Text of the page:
Betty and I do not have a monthly budget meeting. We set our budget on January 1st for the coming year. It is based on last year's expenses, what we think we will need to spend, and what our income will be for the next 365 days. Also, we have a certain amount of money set aside for emergency expenses.
From then on it is my responsibility to keep things in balance. If we get some income we didn't plan on we discuss what we should do with it. If expenses are tracking higher than they should I make suggestions for cuts and adjustments and Betty gives her approval or suggests a modification here or there. I do record everything we spend in Quicken so I am never surprised by an out-of-whack expenses category. I can catch a problem very quickly.
Our total expenses have remained relatively steady over the past 12 years. How is that possible considering the effects of inflation and in areas like health care where costs have gone up a average of 15% a year? The answer is simple: they had to because my income is relatively fixed.
When I retired in 2001 at the age of 52 I had a investment/savings account designed to carry us until I planned to start taking Social Security and withdrawing from my IRA at the age of 64. We have lived off that savings and investment account through boom and bust cycles. When those investments were making 10-15% we had extra cash flow. When our average return sunk to 3% or less, we were short. But, because we didn't spend more when times were good we had enough to carry through the tough times. A dozen years ago I had planned that the savings account would run out of money on my 64th birthday. I am going to be one month off.
Over the years we have adjusted budget categories many times. In some years we decide it is time to replace some home furnishings, so another category must be cut. In another year, maybe we decide we would rather cut back our dining out budget so we can spend a bit more somewhere else. Cable TV and the land line phone went away two years ago when we realized they weren't worth the money to us.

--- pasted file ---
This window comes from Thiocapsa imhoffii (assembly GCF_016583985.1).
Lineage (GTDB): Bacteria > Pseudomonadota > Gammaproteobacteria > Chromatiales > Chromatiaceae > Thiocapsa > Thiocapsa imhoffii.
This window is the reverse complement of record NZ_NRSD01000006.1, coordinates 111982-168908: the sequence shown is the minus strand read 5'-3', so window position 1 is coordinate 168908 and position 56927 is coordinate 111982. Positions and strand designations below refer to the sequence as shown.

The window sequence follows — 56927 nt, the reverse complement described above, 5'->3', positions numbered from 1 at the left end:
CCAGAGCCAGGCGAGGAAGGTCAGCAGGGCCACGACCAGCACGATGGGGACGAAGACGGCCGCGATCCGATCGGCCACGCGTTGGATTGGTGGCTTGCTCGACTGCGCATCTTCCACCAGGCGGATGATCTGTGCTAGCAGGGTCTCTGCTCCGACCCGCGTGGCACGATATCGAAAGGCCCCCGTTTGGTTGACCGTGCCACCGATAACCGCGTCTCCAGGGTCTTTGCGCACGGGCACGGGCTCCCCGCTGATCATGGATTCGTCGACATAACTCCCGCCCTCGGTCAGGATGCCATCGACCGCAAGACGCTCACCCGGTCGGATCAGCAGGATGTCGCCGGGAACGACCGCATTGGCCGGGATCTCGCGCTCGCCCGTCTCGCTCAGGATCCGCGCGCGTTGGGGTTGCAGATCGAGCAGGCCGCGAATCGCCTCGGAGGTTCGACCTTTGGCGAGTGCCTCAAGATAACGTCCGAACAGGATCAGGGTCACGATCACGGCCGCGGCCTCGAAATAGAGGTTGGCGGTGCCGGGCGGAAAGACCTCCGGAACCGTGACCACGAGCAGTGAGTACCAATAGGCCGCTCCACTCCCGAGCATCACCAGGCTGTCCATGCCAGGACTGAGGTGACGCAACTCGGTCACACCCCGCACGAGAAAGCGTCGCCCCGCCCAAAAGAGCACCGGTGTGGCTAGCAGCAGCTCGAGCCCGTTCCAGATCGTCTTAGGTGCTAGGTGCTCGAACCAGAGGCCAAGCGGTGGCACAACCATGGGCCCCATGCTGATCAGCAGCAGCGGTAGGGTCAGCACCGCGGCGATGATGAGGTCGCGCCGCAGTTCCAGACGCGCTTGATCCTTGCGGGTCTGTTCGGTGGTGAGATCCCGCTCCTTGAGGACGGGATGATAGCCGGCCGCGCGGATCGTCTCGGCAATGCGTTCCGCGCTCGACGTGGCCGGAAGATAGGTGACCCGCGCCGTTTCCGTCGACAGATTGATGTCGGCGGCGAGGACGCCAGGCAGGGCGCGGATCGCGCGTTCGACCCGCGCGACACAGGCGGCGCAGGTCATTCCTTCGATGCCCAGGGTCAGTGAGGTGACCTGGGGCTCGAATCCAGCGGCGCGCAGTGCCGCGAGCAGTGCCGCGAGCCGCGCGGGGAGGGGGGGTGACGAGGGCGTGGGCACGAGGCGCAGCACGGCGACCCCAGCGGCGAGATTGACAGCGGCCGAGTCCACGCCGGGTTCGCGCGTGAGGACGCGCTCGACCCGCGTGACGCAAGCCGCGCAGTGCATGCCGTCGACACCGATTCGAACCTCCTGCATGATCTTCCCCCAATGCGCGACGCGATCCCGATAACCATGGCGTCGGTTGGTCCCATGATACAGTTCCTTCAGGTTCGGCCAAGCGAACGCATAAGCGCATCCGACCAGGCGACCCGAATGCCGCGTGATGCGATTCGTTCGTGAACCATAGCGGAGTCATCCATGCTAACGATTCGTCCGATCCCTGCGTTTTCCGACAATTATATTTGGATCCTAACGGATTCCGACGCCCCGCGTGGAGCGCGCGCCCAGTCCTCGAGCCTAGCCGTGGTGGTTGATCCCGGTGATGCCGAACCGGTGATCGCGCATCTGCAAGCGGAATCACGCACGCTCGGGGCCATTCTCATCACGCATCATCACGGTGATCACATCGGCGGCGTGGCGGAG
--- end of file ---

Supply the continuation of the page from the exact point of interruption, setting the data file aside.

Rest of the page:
My clothing budget is 85% less than it was when I was working and I still have money left unspent at the end of the year. I need jeans, a T-shirt, and gym shoes. Heavens, our dry cleaning expenses for last year for both Betty and me was $36 … not a month, but for all of 2012. We simply don't buy or maintain clothes than cannot be laundered.
We each get a small sum of money each month (less than $100) that doesn't have to be accounted for. Betty tends to spend hers on the grandkids or the house. I spend mine on stuff for my work with prisoners or books and blog stuff.
This post is getting a little long, so let me summarize what I believe the key to our financial stability has been:
- We have no consumer debt, no mortgage, no credit card debt
- We adjust our expenses to fit within our income, not the other way around
- We constantly adjust to stay on track
- We have learned that it doesn't take much for us to be happy
OK, your turn. What hints or tips can you give to Sue and Bill and everyone else? After all, we are all in this together.